Becoming a parent means that your world changes upside down. Even the regular daily routines need adjustments, let alone long-distance travels. Traveling on a plane with a toddler is a challenge in its own right and it might seem utterly distressing unless you take a deep breath, do everything by the books, and inevitably, hope for the best. Although flying with children is probably one of the top five parents’ nightmares, carefully planned flights can turn out to be smooth sailing after all.

Traveling on a plane with young children

Tips for traveling with toddlers on long-haul flights

Words of Wisdom from the Experts

Although it may seem that toddlers are still way too young to understand what they are being told, child psychologists claim that even a 6-month old infant is capable of understanding many spoken words. At the age of 3, they already have a highly developed sense of language and mimics so it is recommendable that you start introducing the concept of flying at this stage of their development. The sooner you do that, the better. Experts strongly suggest that you should prepare your child for as many aspects of air travel as possible and they have a few tips for traveling with your little ones. First of all, introduce them to the upcoming change in the environment, especially if it is your first time. Let them know that there will be some strange noises and sensations, such as ear pressure and bumping upon landing. In addition to this, you should praise them and offer rewards if they behave the way you want them to once you are on the plane. Finally, not everything is up to them. You should work on your stress management and bring fits of anger to the bare minimum. If you have a fear of flying, you are more likely to project it onto your child so don’t lose your wits and work on that weeks before the flight if necessary.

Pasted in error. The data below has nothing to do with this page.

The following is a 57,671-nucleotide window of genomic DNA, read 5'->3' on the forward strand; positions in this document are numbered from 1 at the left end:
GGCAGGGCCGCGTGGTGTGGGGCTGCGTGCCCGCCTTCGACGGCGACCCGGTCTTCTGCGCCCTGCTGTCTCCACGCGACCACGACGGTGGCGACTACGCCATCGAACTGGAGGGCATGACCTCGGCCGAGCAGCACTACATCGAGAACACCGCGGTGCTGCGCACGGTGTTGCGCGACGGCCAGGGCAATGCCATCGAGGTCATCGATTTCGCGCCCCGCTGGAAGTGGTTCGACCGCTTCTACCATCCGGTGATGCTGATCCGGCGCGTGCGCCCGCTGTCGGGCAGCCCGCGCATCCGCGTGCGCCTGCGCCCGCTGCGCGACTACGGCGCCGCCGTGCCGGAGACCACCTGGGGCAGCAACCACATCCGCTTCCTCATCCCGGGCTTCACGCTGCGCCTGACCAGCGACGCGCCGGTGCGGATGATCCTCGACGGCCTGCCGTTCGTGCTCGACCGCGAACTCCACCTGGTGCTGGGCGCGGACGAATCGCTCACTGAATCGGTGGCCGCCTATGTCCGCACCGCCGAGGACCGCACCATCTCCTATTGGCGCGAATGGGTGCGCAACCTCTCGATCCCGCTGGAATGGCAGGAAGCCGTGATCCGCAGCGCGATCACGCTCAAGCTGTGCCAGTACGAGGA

Take Baby Steps

Having a 2-3-year-old child aboard the plane and not wreak havoc implies that the child should see flying as a fun activity. In order to reach that level of comfort, try and feign a flight in a home environment. If the need be, repeat the game for as many times as it takes for your baby to see that activity as something amusing and enjoyable. Make the situation resemble an actual flight as much as possible- i.e. arrange dining room chairs so that they look similar to the seats in an aircraft, pretend to buckle the child, or even play the sounds of engine humming and rambling. In addition to this, read bedtime stories that talk about flying in a way that a child finds pleasant. Books such as Peter Bently’s Those Magnificent Sheep in Their Flying Machine or Hilarye Fuller’s Monsters Don’t Ride on Airplanes do that wonderfully. In some cases when experimenting is possible, see how your toddler behaves on short-distance flights and learn all the ropes on that occasion instead of taking a long flight straight away.

Child on long-haul flight

Know Your Child